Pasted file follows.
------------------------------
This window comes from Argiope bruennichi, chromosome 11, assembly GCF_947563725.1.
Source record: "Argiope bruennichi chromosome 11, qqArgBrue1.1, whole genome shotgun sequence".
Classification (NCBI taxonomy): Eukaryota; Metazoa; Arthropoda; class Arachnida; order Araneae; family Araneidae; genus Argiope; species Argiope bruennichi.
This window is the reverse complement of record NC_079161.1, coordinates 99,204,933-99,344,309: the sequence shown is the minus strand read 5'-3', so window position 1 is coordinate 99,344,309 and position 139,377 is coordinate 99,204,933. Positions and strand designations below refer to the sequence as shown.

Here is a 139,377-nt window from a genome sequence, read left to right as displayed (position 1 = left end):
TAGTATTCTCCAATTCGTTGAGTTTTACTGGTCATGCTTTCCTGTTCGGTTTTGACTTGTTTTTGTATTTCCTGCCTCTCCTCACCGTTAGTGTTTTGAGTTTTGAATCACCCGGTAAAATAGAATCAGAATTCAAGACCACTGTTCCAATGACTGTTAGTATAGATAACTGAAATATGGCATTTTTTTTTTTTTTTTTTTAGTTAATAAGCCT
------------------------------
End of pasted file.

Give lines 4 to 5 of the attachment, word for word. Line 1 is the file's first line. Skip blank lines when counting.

This window is the reverse complement of record NC_079161.1, coordinates 99,204,933-99,344,309: the sequence shown is the minus strand read 5'-3', so window position 1 is coordinate 99,344,309 and position 139,377 is coordinate 99,204,933. Positions and strand designations below refer to the sequence as shown.

Here is a 139,377-nt window from a genome sequence, read left to right as displayed (position 1 = left end):